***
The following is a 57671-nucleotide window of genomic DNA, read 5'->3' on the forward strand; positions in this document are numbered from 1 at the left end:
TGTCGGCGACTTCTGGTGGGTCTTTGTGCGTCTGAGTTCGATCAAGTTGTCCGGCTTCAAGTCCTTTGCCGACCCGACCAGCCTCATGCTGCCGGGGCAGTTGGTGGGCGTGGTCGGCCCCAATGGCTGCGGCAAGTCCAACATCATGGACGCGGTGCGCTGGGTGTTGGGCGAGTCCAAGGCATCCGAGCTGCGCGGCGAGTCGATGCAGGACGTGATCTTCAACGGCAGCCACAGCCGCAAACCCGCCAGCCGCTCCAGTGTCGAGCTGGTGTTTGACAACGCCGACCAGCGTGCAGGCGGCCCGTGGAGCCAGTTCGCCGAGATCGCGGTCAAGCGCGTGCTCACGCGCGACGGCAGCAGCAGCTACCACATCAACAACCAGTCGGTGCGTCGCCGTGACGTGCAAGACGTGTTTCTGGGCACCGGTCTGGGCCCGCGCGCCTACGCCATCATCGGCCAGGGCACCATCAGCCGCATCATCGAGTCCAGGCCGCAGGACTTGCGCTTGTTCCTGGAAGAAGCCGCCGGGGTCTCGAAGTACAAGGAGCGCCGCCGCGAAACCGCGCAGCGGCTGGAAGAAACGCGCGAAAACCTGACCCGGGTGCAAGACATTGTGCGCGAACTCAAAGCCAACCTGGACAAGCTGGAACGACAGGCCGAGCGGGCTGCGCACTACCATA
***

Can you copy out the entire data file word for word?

The following is a 57671-nucleotide window of genomic DNA, read 5'->3' on the forward strand; positions in this document are numbered from 1 at the left end:
TGTCGGCGACTTCTGGTGGGTCTTTGTGCGTCTGAGTTCGATCAAGTTGTCCGGCTTCAAGTCCTTTGCCGACCCGACCAGCCTCATGCTGCCGGGGCAGTTGGTGGGCGTGGTCGGCCCCAATGGCTGCGGCAAGTCCAACATCATGGACGCGGTGCGCTGGGTGTTGGGCGAGTCCAAGGCATCCGAGCTGCGCGGCGAGTCGATGCAGGACGTGATCTTCAACGGCAGCCACAGCCGCAAACCCGCCAGCCGCTCCAGTGTCGAGCTGGTGTTTGACAACGCCGACCAGCGTGCAGGCGGCCCGTGGAGCCAGTTCGCCGAGATCGCGGTCAAGCGCGTGCTCACGCGCGACGGCAGCAGCAGCTACCACATCAACAACCAGTCGGTGCGTCGCCGTGACGTGCAAGACGTGTTTCTGGGCACCGGTCTGGGCCCGCGCGCCTACGCCATCATCGGCCAGGGCACCATCAGCCGCATCATCGAGTCCAGGCCGCAGGACTTGCGCTTGTTCCTGGAAGAAGCCGCCGGGGTCTCGAAGTACAAGGAGCGCCGCCGCGAAACCGCGCAGCGGCTGGAAGAAACGCGCGAAAACCTGACCCGGGTGCAAGACATTGTGCGCGAACTCAAAGCCAACCTGGACAAGCTGGAACGACAGGCCGAGCGGGCTGCGCACTACCATA